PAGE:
After spending a few more hours exploring the gamma correction issues on mac and pc, I decided to check out how Apple handles the problem. The following three captures were taken from the Fantastic Four trailer, encoded by Apple’s own h.264 gurus and advertised prominently on their Quicktime website.
Here is the clip as seen on a Mac running the latest version of Quicktime player:
Now, here’s the exact same clip, as seen on Quicktime for Windows:
And, just to make things more complicated, here’s the same clip as seen on VLC (a 3rd party player) in Windows XP:
As you can see, Apple obviously super-saturates their source material so that it doesn’t look too “washed-out” when viewed on PCs. The result is that the colors also look extremely vivid on Quicktime for OS X. VLC has a much better rendering engine than the Windows version of Quicktime, and so the color correction is more accurate.
But what does this all mean? Unfortunately, compressor doesn’t have a simple “saturate” filter. So, for the Fein videos, I had to explore around until I found a combination of filters that produced an image that looked decent on both Macs and PCs. Although it’s far from a perfect solution, I think I’ve arrived at a template that will work reasonably well for now. I color corrected the highlights and midtones on the source by a factor of 18, and increased the gamma to 1.3. This produces an image that looks slightly too saturated on a Mac monitor, but not too washed-out on a PC. This compromise also seems to work reasonably well for digital projectors.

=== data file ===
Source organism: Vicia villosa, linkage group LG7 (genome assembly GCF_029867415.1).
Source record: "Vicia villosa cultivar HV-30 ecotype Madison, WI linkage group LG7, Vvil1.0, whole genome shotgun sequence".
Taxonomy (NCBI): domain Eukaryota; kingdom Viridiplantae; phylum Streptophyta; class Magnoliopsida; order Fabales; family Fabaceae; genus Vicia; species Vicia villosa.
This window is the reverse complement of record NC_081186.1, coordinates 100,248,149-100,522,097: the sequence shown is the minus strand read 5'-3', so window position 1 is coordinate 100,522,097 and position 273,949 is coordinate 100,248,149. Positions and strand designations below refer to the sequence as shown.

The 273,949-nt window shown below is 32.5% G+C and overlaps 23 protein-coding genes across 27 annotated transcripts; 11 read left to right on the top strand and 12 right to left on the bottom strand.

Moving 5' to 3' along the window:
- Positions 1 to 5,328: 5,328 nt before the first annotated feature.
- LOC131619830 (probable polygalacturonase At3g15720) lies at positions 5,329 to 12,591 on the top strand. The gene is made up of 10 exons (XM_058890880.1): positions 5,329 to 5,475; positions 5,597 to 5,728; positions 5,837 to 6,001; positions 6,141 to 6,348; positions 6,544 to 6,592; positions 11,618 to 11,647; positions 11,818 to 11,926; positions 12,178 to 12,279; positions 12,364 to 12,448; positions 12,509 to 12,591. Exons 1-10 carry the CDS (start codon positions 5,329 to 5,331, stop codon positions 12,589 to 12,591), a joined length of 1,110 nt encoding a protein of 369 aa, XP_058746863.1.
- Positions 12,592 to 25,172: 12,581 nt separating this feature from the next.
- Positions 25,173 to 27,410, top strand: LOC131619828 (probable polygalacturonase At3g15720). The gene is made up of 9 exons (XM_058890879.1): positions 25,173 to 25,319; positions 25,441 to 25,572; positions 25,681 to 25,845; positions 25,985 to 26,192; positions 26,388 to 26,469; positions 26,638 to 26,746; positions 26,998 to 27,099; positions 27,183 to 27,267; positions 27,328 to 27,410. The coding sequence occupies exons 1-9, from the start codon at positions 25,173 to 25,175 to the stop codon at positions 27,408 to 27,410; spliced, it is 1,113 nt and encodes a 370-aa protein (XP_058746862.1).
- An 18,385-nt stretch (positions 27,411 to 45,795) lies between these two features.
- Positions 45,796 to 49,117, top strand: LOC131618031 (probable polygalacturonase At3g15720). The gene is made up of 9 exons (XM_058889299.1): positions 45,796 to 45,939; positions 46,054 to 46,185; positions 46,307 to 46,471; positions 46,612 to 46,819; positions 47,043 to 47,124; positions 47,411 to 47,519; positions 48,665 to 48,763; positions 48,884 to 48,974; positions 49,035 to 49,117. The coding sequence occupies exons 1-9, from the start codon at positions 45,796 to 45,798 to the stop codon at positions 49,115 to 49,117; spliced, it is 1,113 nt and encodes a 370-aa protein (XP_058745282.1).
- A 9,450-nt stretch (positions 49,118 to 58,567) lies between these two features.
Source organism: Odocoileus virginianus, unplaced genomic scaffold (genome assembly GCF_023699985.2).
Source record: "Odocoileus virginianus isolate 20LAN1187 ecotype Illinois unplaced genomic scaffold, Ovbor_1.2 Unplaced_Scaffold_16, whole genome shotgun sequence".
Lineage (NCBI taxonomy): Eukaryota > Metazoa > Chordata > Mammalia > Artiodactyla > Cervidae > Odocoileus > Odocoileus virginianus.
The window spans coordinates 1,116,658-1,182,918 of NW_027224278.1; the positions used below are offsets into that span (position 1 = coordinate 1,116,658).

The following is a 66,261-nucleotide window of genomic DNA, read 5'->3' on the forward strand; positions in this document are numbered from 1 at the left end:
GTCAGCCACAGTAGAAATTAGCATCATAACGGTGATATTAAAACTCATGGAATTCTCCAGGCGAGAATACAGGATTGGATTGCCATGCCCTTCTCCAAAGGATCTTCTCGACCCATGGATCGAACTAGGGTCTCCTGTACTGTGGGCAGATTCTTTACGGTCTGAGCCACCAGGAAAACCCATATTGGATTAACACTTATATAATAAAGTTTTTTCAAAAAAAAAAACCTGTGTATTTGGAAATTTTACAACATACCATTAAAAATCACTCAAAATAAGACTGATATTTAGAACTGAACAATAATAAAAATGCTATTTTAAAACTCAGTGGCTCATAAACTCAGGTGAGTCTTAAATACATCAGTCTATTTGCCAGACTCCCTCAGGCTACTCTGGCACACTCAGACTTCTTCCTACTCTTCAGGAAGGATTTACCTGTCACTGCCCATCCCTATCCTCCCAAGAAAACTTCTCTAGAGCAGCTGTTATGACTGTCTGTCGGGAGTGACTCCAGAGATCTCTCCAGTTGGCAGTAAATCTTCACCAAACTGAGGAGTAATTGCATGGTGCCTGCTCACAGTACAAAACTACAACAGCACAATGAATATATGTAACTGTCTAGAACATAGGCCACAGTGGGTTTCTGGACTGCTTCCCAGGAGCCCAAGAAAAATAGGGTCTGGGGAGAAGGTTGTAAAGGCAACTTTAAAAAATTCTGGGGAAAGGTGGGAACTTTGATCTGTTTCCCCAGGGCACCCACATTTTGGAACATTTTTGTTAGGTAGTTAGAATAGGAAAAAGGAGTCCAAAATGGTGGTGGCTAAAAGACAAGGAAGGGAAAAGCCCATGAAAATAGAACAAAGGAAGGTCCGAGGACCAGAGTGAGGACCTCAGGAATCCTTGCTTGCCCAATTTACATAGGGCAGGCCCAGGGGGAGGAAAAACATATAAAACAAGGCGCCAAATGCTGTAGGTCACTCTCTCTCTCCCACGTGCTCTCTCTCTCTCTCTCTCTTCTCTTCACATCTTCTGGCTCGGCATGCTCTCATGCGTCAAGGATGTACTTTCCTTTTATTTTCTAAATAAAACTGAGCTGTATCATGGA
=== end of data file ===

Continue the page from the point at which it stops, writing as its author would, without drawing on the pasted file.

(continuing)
However, it should be noted that the Fein files were originally captured and encoded on a PC. For material captured and encoded on a Mac, no gamma correction should really be necessary (at least in theory). PCs capture analog images with a gamma of about 0.45, and display them with a gamma of about 2.2. Macs, on the other hand, encode at 0.55 and decode at 1.8, which is far more accurate (and which is also, incidentally, why image professionals and CGI studios like Pixar tend overwhelmingly to use Macs instead of PCs). So, in other words, video captured and encoded in Mac OS X is higher-fidelity and far more cross-platform compatible than video captured and/or encoded on a Windows machine.
My recommendation? We should be capturing and encoding everything on Macs. Ideally, material would be captured from a clean source (i.e. DVD) through S-Video (or firewire), encoded in a lossless DV format (such as Motion JPEG or one of the Final Cut Pro codecs), and then transcoded into high-resolution h.264 at something between 800 and 1500kbps.